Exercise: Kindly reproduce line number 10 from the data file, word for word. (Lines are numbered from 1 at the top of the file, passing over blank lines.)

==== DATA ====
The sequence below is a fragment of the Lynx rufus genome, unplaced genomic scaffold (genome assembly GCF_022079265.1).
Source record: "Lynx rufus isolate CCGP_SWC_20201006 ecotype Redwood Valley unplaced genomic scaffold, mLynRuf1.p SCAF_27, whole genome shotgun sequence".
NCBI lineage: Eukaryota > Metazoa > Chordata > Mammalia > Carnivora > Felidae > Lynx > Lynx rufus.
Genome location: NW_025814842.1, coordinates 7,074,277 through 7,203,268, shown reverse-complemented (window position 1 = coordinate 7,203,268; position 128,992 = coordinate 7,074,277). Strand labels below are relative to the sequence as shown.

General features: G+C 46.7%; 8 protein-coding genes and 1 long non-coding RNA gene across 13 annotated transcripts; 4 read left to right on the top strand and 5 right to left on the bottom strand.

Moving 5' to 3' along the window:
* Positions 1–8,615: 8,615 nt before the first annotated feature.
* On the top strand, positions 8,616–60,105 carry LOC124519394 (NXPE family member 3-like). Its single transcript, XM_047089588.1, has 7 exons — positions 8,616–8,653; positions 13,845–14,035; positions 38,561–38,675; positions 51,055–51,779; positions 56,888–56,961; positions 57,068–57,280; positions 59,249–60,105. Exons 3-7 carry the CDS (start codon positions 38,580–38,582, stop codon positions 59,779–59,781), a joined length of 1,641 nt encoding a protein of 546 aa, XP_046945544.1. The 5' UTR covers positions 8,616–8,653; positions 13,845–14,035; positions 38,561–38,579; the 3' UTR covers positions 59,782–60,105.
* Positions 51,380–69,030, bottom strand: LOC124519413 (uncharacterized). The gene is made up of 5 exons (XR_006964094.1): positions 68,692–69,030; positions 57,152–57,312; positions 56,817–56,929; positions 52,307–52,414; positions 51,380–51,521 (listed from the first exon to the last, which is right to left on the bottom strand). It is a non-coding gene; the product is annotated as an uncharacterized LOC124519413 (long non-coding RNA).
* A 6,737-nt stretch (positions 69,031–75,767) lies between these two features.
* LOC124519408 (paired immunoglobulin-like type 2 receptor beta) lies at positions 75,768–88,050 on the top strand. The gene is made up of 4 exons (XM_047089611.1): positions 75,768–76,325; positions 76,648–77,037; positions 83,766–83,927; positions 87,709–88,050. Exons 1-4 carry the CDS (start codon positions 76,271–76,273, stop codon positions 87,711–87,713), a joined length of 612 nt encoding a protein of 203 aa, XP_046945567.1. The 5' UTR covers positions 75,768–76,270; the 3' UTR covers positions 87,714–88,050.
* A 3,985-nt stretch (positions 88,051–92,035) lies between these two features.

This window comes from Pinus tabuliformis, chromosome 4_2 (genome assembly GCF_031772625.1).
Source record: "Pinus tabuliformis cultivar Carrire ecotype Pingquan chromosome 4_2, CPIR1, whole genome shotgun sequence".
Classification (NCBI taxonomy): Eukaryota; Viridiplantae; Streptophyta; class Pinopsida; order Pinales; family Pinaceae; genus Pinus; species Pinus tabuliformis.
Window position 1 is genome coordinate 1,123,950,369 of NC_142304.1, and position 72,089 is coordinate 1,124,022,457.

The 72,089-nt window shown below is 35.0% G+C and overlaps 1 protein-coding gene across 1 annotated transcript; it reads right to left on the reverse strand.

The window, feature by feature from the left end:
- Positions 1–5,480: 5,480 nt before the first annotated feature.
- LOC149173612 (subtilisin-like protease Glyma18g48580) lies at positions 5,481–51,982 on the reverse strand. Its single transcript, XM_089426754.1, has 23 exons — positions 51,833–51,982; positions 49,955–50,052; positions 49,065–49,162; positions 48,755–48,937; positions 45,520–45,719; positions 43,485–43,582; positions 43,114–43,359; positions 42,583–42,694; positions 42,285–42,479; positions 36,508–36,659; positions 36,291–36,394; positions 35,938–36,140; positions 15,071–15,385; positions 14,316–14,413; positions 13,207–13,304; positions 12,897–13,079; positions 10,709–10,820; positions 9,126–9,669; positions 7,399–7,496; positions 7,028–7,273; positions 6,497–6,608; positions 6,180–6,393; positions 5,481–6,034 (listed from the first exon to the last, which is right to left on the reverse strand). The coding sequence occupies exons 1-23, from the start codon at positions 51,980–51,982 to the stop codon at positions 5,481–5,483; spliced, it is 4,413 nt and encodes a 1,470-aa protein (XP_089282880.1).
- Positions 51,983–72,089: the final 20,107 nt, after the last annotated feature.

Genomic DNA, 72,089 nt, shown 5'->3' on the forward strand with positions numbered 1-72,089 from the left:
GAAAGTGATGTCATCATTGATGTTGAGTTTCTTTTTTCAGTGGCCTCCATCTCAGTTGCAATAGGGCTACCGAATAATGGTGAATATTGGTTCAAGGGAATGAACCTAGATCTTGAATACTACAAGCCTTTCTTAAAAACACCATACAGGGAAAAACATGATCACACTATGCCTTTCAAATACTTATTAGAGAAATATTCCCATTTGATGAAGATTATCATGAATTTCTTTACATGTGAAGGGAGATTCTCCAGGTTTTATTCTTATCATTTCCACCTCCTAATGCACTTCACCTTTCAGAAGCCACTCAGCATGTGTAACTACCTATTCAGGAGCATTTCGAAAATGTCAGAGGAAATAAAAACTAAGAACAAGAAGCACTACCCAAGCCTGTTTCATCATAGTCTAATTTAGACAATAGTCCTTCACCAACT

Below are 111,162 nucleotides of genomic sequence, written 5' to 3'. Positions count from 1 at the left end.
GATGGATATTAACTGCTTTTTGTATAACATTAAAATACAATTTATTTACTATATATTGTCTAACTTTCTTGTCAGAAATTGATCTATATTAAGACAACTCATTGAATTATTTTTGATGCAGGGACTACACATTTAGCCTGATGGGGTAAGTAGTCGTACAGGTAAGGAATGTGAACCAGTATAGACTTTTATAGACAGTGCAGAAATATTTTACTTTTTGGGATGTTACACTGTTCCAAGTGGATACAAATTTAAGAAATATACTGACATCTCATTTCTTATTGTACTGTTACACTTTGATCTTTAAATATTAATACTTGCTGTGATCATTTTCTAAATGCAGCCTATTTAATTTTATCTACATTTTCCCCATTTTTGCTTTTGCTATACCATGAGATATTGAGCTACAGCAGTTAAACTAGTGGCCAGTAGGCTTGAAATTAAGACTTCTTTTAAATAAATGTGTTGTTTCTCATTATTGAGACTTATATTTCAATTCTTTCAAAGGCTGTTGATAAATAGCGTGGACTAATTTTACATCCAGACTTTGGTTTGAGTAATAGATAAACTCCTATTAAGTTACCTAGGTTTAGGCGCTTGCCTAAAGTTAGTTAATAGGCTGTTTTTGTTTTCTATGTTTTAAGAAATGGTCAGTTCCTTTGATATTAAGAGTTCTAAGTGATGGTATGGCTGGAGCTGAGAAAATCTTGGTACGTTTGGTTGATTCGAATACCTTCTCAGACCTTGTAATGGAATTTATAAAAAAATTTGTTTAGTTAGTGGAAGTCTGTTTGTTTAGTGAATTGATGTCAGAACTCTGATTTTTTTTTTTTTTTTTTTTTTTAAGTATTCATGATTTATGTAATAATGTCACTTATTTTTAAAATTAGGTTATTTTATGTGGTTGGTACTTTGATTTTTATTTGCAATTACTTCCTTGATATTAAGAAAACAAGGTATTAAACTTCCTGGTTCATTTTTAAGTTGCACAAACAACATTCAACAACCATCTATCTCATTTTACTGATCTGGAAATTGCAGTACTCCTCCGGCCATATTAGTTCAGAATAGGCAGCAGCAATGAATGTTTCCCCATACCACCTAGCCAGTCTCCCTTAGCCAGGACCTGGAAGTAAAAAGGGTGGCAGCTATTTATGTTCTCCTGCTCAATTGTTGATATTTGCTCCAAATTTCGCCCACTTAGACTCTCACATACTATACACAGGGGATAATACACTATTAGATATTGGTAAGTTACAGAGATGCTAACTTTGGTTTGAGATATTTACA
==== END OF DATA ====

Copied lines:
* A 6,737-nt stretch (positions 69,031–75,767) lies between these two features.